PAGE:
POLITICS

Texas INMATE Phone System Debuts: The "Cell" Phone

Texas prison inmates are making routine phone calls for the first time.

The Texas prison board was told Friday the first of a planned systemwide program of telephone service to be available to most inmates began working this week at the Henley State Jail in Dayton, east of Houston. The system is being phased in this year throughout the 112 units of the Texas Department of Criminal Justice, the nation's second-largest corrections agency.

Under terms of a contract with a Kansas telecommunications firm, the country's most restrictive telephone policy for state prisoners is ending for an estimated 120,000 inmates who will be allowed up 120 minutes of prepaid and collect calls each month.

Three more prisons -- Vance, in Fort Bend County; Luther, in Grimes County; and Hobby, in Falls County -- are to have phone service next week and should be among 13 brought up in April.

Another 31 become active in May and the entire system should be up by the end of September, said Paul Cooper, director and general manager of corrections markets for Embarq Corp., the Overland Park, Kan.-based company that last year was awarded a seven-year contract with the Texas prison agency.

Texas is the last state to bar routine phone access for inmates. Most Texas prisoners now are allowed one five-minute collect call every 90 days, and only with a warden's permission and only with a prison officer present to monitor the call.

The new system will allow inmates up to 15 minutes per call to friends and family on an approved list of visitors. Calls to crime victims or the victims' families will be barred.

Inmates and their families can prepay for telephone calls at rates of about 23 cents a minute for in-state calls and 39 cents for out-of-state calls. Collect calls within Texas will be about 26 cents a minute and 43 cents for outside the state. International calls and calls to cell phone aren't allowed.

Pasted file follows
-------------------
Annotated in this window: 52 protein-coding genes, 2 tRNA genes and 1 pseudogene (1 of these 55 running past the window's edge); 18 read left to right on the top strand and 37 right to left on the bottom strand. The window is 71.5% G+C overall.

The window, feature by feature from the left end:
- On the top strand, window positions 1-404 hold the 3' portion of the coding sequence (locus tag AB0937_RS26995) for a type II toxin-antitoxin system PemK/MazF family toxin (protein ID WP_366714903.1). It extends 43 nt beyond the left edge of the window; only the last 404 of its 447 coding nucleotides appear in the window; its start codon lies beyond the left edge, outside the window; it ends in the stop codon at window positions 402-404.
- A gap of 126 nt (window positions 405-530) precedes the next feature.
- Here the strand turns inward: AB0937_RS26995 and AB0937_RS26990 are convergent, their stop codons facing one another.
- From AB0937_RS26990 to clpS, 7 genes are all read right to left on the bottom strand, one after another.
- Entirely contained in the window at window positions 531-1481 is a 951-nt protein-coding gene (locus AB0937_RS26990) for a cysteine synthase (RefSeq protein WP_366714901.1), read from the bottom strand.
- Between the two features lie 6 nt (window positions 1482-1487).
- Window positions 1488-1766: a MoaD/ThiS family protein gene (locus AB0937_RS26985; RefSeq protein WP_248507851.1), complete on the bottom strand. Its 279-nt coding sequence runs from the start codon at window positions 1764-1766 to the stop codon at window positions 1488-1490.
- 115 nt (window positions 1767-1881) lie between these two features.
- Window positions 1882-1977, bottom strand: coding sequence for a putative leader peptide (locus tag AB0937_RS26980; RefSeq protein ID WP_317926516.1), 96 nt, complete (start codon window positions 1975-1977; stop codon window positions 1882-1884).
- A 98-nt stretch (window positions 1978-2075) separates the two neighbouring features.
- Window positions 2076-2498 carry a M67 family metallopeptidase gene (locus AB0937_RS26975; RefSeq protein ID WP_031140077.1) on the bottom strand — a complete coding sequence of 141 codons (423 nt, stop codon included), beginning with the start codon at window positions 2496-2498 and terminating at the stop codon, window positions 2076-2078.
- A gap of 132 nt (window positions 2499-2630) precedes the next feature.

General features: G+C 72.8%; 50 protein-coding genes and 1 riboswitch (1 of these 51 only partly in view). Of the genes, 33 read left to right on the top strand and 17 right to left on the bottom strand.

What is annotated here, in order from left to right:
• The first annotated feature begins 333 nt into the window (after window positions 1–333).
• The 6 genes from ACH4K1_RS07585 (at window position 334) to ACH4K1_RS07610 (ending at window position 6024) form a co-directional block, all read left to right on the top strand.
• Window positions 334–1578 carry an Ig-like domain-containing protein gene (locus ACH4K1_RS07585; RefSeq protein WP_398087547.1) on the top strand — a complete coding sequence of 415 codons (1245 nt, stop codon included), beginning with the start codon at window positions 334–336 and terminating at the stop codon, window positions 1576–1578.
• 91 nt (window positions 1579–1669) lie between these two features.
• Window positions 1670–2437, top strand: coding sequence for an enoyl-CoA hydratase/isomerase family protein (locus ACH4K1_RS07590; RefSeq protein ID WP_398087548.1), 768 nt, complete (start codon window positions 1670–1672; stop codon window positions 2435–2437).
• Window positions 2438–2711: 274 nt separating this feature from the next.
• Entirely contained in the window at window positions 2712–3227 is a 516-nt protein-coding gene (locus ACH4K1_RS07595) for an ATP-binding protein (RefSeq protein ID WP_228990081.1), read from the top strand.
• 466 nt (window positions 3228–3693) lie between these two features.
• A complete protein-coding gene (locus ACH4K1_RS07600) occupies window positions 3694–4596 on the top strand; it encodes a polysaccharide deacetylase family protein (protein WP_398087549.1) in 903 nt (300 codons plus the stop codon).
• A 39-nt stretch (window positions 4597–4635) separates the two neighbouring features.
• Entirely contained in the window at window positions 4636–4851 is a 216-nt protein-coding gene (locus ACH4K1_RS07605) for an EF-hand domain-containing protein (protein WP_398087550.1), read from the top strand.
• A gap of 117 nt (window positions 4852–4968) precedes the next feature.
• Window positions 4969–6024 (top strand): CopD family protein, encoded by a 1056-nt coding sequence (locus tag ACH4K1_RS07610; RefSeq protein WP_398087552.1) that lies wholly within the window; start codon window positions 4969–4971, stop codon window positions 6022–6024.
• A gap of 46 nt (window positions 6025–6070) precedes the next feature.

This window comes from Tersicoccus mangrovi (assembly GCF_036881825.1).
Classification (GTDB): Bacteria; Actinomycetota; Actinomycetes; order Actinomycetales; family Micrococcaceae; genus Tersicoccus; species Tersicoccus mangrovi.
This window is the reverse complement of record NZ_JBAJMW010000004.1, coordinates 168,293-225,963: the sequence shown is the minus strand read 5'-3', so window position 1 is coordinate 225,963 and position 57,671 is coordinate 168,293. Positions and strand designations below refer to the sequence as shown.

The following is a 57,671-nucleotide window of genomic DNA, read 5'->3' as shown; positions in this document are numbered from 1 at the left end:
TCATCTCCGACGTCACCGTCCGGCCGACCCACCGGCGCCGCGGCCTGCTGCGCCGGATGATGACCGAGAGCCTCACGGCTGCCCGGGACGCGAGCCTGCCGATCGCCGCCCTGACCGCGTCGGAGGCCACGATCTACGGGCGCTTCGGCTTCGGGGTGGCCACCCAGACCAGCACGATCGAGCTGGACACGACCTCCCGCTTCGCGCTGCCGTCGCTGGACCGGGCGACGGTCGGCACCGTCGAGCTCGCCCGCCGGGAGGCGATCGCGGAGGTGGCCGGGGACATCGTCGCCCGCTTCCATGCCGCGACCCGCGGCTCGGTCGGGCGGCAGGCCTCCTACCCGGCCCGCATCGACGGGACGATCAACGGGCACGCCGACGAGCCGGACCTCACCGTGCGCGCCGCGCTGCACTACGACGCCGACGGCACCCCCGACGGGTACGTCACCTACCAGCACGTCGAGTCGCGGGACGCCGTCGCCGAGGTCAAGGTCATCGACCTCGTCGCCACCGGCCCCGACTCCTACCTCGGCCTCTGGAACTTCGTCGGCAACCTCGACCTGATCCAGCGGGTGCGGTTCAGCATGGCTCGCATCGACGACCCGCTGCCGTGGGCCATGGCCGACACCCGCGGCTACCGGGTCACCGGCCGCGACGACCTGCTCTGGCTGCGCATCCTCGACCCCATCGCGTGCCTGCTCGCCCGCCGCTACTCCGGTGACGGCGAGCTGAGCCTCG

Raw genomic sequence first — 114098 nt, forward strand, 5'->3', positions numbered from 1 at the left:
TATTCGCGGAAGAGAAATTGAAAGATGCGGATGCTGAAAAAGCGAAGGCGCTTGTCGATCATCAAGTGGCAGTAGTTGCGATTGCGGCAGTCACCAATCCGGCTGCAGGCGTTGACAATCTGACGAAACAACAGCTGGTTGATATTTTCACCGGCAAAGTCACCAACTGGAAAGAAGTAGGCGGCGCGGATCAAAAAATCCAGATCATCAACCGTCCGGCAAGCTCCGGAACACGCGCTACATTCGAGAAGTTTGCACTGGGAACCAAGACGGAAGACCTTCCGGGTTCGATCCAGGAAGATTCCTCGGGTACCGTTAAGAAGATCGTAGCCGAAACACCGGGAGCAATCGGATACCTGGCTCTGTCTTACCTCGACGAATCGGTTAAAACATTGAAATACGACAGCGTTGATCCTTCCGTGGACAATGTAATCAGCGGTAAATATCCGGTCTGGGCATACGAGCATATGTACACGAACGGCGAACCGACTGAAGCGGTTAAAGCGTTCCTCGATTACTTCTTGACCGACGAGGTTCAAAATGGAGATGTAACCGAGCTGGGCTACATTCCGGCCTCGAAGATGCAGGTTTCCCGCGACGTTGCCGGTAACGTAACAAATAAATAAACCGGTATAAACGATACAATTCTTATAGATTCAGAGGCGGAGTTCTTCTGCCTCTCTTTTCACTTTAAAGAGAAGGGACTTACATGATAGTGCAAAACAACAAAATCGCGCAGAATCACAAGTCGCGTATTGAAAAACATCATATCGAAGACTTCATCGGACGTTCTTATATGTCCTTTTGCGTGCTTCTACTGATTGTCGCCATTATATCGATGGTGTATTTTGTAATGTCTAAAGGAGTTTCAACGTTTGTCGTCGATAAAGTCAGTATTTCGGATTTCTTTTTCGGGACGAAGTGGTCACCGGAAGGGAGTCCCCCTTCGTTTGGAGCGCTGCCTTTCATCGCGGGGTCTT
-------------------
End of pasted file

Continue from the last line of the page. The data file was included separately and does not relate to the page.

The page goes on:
Phone privileges won't extend to about 36,000 inmates with disciplinary problems, gang affiliations or those on death row.

A few weeks before the system becomes active at a unit, Embarq makes voice prints of each eligible inmate as a security check for phone access. Cooper said so far 65,000 inmates have enrolled.

"We educate offenders on how the system is going to work so they know and write letters to friends and families," he said.

Friends and relatives of inmates can register on a Web site -- http://www.texasprisonphone.com -- and the company is working on an automated system for people who don't have Internet access, Cooper said.

People on an inmate's visitors list submit a copy of their telephone bill and a copy of their driver's license and their names are verified against the visitors list names.

"There are multiple layers of checks that occur," Cooper said, saying the phone system had security features and "a ton" of investigative capabilities.

"In terms of getting into the system, there are some checks," he said. "They are not perfect."

People who register and are approved are notified by a phone call from the firm.

The new phone privileges come in the wake of a crackdown by the agency on illegal cell phone use. Hundreds of contraband phones, chargers and phone components have been seized in recent months and security has been tightened for those entering and leaving the prisons after a death row inmate last year, using a smuggled phone, made threatening calls to a state senator.

State prison officials long had opposed expanded phone access, fearing inmates could maintain their criminal connections to the outside world. But officials say technology has improved so the calls can be monitored, recorded and limited to those on the list of approved contacts.

State lawmakers in 2007 overwhelmingly approved the measure allowing the project.

Embarq handles state prison telephone contracts in a half dozen states and will keep the first 60 percent of revenues. The remaining money, up to $10 million, will go to the Crime Victims Compensation Fund. Proceeds beyond that will be split evenly between the state's general revenue and the victim's fund.

The Legislative Budget Board has estimated annual revenue at about $5.8 million.

Embarq spokesman Tom Matthews said the installation has been a "massive project" made even more challenging at the state's prisons.

"There was no infrastructure anywhere," he said, saying the work involved basic things like stringing wire. "None of the facilities ever had that."

Some corrections experts believe the availability of phone communication allows inmates to keep in regular touch with relatives and that continued phone access can be used as an incentive for a convict to behave. Phones also are seen as a way to ease the financial strain on relatives who want to visit an inmate in a prison far from them.

Approximately one phone is being installed for each 30 inmates, meaning about 4,000 phones will be put in common areas of prisons like day rooms.

Calls to an inmate's lawyer of record, protected under attorney-client privilege, would not be monitored or recorded.